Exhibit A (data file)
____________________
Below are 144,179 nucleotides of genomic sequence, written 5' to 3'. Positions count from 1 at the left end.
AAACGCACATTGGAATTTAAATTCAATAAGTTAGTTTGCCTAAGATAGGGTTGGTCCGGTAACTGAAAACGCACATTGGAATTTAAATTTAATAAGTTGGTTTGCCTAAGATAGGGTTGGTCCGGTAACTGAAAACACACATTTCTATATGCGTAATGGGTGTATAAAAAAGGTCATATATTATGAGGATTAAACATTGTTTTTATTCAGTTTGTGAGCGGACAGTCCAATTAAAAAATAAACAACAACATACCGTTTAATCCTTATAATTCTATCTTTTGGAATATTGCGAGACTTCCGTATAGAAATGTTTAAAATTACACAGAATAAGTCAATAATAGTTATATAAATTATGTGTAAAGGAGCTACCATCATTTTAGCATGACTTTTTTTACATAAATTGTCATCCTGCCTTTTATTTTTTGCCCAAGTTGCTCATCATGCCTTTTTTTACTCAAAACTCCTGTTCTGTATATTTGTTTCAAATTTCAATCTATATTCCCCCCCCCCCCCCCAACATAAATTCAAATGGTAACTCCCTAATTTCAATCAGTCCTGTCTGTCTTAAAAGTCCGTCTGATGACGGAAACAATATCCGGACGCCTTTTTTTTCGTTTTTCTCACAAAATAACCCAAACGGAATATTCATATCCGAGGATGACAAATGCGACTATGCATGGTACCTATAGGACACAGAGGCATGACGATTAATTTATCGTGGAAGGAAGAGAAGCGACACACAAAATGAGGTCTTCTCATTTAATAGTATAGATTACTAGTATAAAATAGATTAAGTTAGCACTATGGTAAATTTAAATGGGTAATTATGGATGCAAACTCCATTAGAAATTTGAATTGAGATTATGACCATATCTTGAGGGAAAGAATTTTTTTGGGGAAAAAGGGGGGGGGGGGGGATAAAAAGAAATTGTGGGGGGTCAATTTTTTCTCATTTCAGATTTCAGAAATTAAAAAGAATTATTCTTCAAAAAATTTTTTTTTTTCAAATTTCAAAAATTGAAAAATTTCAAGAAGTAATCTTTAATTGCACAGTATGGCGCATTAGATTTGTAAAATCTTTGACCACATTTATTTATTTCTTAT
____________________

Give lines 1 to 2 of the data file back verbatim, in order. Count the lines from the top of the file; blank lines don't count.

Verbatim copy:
Below are 144,179 nucleotides of genomic sequence, written 5' to 3'. Positions count from 1 at the left end.
AAACGCACATTGGAATTTAAATTCAATAAGTTAGTTTGCCTAAGATAGGGTTGGTCCGGTAACTGAAAACGCACATTGGAATTTAAATTTAATAAGTTGGTTTGCCTAAGATAGGGTTGGTCCGGTAACTGAAAACACACATTTCTATATGCGTAATGGGTGTATAAAAAAGGTCATATATTATGAGGATTAAACATTGTTTTTATTCAGTTTGTGAGCGGACAGTCCAATTAAAAAATAAACAACAACATACCGTTTAATCCTTATAATTCTATCTTTTGGAATATTGCGAGACTTCCGTATAGAAATGTTTAAAATTACACAGAATAAGTCAATAATAGTTATATAAATTATGTGTAAAGGAGCTACCATCATTTTAGCATGACTTTTTTTACATAAATTGTCATCCTGCCTTTTATTTTTTGCCCAAGTTGCTCATCATGCCTTTTTTTACTCAAAACTCCTGTTCTGTATATTTGTTTCAAATTTCAATCTATATTCCCCCCCCCCCCCCCAACATAAATTCAAATGGTAACTCCCTAATTTCAATCAGTCCTGTCTGTCTTAAAAGTCCGTCTGATGACGGAAACAATATCCGGACGCCTTTTTTTTCGTTTTTCTCACAAAATAACCCAAACGGAATATTCATATCCGAGGATGACAAATGCGACTATGCATGGTACCTATAGGACACAGAGGCATGACGATTAATTTATCGTGGAAGGAAGAGAAGCGACACACAAAATGAGGTCTTCTCATTTAATAGTATAGATTACTAGTATAAAATAGATTAAGTTAGCACTATGGTAAATTTAAATGGGTAATTATGGATGCAAACTCCATTAGAAATTTGAATTGAGATTATGACCATATCTTGAGGGAAAGAATTTTTTTGGGGAAAAAGGGGGGGGGGGGGGATAAAAAGAAATTGTGGGGGGTCAATTTTTTCTCATTTCAGATTTCAGAAATTAAAAAGAATTATTCTTCAAAAAATTTTTTTTTTTCAAATTTCAAAAATTGAAAAATTTCAAGAAGTAATCTTTAATTGCACAGTATGGCGCATTAGATTTGTAAAATCTTTGACCACATTTATTTATTTCTTAT